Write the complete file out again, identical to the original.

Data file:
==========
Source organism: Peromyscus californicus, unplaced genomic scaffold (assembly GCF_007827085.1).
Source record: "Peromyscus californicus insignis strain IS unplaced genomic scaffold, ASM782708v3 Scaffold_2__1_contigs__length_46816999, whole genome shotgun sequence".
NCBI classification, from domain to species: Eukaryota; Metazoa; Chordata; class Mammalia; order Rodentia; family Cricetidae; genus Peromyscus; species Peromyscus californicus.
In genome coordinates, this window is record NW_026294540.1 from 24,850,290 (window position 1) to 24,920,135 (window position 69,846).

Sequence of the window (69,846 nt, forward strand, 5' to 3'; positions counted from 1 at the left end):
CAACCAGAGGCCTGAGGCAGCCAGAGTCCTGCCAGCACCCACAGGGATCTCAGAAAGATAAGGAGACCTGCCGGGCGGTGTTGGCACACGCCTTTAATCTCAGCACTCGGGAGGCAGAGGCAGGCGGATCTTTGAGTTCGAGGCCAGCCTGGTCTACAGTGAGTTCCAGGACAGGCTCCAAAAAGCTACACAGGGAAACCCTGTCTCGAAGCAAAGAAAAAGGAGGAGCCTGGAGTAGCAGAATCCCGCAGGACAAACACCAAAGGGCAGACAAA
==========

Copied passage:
Source organism: Peromyscus californicus, unplaced genomic scaffold (assembly GCF_007827085.1).
Source record: "Peromyscus californicus insignis strain IS unplaced genomic scaffold, ASM782708v3 Scaffold_2__1_contigs__length_46816999, whole genome shotgun sequence".
NCBI classification, from domain to species: Eukaryota; Metazoa; Chordata; class Mammalia; order Rodentia; family Cricetidae; genus Peromyscus; species Peromyscus californicus.
In genome coordinates, this window is record NW_026294540.1 from 24,850,290 (window position 1) to 24,920,135 (window position 69,846).

Sequence of the window (69,846 nt, forward strand, 5' to 3'; positions counted from 1 at the left end):
CAACCAGAGGCCTGAGGCAGCCAGAGTCCTGCCAGCACCCACAGGGATCTCAGAAAGATAAGGAGACCTGCCGGGCGGTGTTGGCACACGCCTTTAATCTCAGCACTCGGGAGGCAGAGGCAGGCGGATCTTTGAGTTCGAGGCCAGCCTGGTCTACAGTGAGTTCCAGGACAGGCTCCAAAAAGCTACACAGGGAAACCCTGTCTCGAAGCAAAGAAAAAGGAGGAGCCTGGAGTAGCAGAATCCCGCAGGACAAACACCAAAGGGCAGACAAA